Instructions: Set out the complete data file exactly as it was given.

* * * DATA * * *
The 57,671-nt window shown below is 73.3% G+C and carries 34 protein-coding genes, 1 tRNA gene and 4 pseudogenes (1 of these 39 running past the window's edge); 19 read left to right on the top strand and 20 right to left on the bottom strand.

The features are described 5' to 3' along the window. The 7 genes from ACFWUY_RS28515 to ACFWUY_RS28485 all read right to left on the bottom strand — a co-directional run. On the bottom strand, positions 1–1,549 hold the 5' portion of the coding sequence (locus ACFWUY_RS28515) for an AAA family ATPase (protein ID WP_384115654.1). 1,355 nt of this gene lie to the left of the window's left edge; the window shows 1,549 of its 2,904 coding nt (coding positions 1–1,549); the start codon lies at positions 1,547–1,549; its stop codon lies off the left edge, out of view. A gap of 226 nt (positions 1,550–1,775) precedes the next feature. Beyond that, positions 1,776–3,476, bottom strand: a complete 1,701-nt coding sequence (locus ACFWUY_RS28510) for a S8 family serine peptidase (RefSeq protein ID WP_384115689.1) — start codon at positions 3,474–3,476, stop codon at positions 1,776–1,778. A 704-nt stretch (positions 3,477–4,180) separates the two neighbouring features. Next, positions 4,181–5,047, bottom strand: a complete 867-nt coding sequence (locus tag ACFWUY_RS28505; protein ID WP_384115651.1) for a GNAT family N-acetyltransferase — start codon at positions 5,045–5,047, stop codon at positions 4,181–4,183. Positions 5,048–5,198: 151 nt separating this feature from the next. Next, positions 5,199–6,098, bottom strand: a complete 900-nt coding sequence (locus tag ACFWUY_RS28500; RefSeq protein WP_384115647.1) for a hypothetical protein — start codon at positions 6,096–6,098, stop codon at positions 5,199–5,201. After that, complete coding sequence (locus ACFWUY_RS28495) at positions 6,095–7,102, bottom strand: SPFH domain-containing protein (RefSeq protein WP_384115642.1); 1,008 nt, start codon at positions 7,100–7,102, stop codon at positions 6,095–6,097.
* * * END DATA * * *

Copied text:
The 57,671-nt window shown below is 73.3% G+C and carries 34 protein-coding genes, 1 tRNA gene and 4 pseudogenes (1 of these 39 running past the window's edge); 19 read left to right on the top strand and 20 right to left on the bottom strand.

The features are described 5' to 3' along the window. The 7 genes from ACFWUY_RS28515 to ACFWUY_RS28485 all read right to left on the bottom strand — a co-directional run. On the bottom strand, positions 1–1,549 hold the 5' portion of the coding sequence (locus ACFWUY_RS28515) for an AAA family ATPase (protein ID WP_384115654.1). 1,355 nt of this gene lie to the left of the window's left edge; the window shows 1,549 of its 2,904 coding nt (coding positions 1–1,549); the start codon lies at positions 1,547–1,549; its stop codon lies off the left edge, out of view. A gap of 226 nt (positions 1,550–1,775) precedes the next feature. Beyond that, positions 1,776–3,476, bottom strand: a complete 1,701-nt coding sequence (locus ACFWUY_RS28510) for a S8 family serine peptidase (RefSeq protein ID WP_384115689.1) — start codon at positions 3,474–3,476, stop codon at positions 1,776–1,778. A 704-nt stretch (positions 3,477–4,180) separates the two neighbouring features. Next, positions 4,181–5,047, bottom strand: a complete 867-nt coding sequence (locus tag ACFWUY_RS28505; protein ID WP_384115651.1) for a GNAT family N-acetyltransferase — start codon at positions 5,045–5,047, stop codon at positions 4,181–4,183. Positions 5,048–5,198: 151 nt separating this feature from the next. Next, positions 5,199–6,098, bottom strand: a complete 900-nt coding sequence (locus tag ACFWUY_RS28500; RefSeq protein WP_384115647.1) for a hypothetical protein — start codon at positions 6,096–6,098, stop codon at positions 5,199–5,201. After that, complete coding sequence (locus ACFWUY_RS28495) at positions 6,095–7,102, bottom strand: SPFH domain-containing protein (RefSeq protein WP_384115642.1); 1,008 nt, start codon at positions 7,100–7,102, stop codon at positions 6,095–6,097.